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  1. #1

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    Default Diesel fuel evaporation

    I have a rookie question. It seems when you spill diesel fuel it doesnít evaporate like gasoline. Like when I fill up the fuel tank. If some fuel spills on the paint and I donít wipe it it stayís wet until I wipe it maybe a few days later. Is this because of the higher oil content in diesel [img]/forums/images/graemlins/confused.gif[/img] [img]/forums/images/graemlins/confused.gif[/img]

  2. #2
    Gold Member TMcD_in_MI's Avatar
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    Default Re: Diesel fuel evaporation

    </font><font color="blue" class="small">( I have a rookie question. It seems when you spill diesel fuel it doesnít evaporate like gasoline. Like when I fill up the fuel tank. If some fuel spills on the paint and I donít wipe it it stayís wet until I wipe it maybe a few days later. Is this because of the higher oil content in diesel [img]/forums/images/graemlins/confused.gif[/img] [img]/forums/images/graemlins/confused.gif[/img] )</font>

    Sort of. Crude petroleum is made of hundreds of different compounds. Some of them have low boiling temperatures and evaporate easily. These are what you can find in gasoline. Others evaporate less easily and are used in kerosene, jet fuel, and diesel fuel, for example. They are thicker and feel a bit oilier. Still others evaporate very poorly and are oilier yet. We use those as lubes and call them oils. And then there are greases and tars.


    So to answer your question, it's not that diesel has a higher oil content, but that it's made of compounds that have oilier properties than gasoline. Oil itself is a different range of compounds, although I suppose you could think of diesel as a very very light weight oil.

    There are a lot more details to all this, but I hope this is an OK answer to your question.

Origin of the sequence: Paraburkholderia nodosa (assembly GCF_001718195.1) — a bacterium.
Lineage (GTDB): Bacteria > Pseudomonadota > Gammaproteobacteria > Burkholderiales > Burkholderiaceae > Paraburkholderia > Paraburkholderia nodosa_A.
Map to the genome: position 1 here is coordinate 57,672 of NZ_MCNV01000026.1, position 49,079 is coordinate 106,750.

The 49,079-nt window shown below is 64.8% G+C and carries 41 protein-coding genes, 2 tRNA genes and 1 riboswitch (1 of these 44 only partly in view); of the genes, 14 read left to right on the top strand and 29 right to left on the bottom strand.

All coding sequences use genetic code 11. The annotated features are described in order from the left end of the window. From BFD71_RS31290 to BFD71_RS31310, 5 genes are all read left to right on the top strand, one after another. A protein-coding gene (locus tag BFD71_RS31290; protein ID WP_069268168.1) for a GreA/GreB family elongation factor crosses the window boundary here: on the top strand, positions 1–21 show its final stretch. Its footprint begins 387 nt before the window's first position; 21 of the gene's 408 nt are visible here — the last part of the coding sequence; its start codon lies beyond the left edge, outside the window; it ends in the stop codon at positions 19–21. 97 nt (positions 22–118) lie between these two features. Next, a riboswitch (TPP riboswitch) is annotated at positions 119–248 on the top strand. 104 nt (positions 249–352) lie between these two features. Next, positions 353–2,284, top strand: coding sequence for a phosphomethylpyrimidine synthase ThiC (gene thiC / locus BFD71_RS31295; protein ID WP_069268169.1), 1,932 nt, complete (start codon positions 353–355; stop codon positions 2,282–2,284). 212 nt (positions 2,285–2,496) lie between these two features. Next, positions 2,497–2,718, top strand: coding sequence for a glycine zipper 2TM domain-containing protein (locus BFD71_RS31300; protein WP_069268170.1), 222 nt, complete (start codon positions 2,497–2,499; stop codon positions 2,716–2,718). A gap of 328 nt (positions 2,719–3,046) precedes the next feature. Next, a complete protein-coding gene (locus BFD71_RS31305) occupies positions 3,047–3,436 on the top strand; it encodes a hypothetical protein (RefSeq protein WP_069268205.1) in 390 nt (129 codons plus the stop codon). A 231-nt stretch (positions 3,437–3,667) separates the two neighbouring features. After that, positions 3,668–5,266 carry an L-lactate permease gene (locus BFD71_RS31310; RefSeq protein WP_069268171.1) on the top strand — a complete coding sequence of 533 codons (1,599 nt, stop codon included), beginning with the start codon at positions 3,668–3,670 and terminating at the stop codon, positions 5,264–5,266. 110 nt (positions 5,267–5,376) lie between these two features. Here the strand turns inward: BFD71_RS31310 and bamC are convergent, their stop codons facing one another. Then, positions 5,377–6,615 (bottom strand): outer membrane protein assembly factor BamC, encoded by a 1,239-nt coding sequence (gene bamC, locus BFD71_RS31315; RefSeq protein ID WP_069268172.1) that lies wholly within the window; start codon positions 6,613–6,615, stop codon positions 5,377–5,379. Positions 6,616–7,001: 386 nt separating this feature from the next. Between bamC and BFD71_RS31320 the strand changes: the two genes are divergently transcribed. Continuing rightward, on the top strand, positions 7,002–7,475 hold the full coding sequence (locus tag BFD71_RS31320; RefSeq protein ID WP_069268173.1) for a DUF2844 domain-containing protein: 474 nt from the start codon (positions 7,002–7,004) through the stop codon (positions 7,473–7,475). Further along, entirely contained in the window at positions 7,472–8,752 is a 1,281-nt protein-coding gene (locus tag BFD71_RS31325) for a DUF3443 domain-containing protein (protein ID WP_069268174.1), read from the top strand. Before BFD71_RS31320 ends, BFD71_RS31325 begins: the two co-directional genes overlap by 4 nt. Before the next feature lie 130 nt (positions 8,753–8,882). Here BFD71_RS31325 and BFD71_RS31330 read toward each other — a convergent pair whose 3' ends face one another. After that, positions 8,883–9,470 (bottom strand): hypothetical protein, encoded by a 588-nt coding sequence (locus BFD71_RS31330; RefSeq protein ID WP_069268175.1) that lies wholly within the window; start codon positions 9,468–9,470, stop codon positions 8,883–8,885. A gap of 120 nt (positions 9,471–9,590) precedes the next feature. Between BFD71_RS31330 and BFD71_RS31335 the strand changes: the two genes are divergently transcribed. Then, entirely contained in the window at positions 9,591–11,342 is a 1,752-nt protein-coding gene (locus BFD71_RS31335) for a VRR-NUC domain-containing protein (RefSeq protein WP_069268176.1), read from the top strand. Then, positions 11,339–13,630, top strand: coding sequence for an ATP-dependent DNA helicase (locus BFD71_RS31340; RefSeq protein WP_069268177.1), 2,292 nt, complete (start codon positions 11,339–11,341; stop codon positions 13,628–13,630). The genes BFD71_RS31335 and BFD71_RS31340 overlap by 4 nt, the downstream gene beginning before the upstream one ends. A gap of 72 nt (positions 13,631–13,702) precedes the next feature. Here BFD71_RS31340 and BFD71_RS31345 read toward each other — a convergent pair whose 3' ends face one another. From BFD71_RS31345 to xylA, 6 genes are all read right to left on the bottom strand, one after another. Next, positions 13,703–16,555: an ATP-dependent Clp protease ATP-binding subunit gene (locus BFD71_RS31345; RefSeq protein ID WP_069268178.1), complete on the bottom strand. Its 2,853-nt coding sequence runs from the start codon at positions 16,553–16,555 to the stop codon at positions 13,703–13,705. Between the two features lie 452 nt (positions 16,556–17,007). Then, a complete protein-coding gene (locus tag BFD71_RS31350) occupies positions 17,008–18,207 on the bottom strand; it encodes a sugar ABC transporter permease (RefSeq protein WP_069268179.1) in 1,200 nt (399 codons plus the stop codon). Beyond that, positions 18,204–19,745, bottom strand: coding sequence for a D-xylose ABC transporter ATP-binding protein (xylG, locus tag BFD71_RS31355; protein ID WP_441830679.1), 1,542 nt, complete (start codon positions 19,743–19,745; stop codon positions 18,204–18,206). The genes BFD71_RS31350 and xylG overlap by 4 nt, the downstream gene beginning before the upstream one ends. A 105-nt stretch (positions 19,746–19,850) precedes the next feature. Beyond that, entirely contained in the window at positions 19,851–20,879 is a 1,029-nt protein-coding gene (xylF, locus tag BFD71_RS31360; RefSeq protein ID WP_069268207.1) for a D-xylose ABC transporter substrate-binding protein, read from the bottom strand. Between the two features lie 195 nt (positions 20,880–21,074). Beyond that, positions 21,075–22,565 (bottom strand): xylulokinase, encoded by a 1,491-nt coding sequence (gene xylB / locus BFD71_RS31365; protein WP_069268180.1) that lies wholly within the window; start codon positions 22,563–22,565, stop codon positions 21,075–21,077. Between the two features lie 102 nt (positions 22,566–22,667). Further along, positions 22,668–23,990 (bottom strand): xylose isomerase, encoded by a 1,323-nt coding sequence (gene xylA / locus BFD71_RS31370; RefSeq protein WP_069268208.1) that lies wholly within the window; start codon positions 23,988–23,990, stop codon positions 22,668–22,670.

Tom

  3. #3
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    Default Re: Diesel fuel evaporation

    Going from memory here...IIRC, the vaporization temperature of #2 is something like 140F at amospheric pressure, so below that temperature it's going to take a LONG time to evaporate.

    That's the primary reason that diesel has a longer shelf life than gasoline.

  4. #4
    Gold Member TMcD_in_MI's Avatar
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    Default Re: Diesel fuel evaporation

    </font><font color="blue" class="small">( Going from memory here...IIRC, the vaporization temperature of #2 is something like 140F at amospheric pressure, so below that temperature it's going to take a LONG time to evaporate. )</font>

    cp1969, I guess I'm not familiar with the term 'vaporization temperature'. Maybe it seems like a dumb question, but could you explain what that is?

    Tom

  5. #5
    Elite Member SkyPup's Avatar
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    Default Re: Diesel fuel evaporation

    Different petrochemicals have different densties (the specific gravity of the substances vary), this causes the vapor pressure to vary as well. Lower density mixtures of hydrocarbons have a higher vapor pressure and higher density mixtures of hydrocarbons have a lower vapor pressure.

    The vapor pressure is the amount of molecules that are vaporized at a given temperature, heating up the molecules increases the vaporization of the substance. Just like heating up water molecules, the molecules go from the liquid to gas state more rapidly as the temperature increases.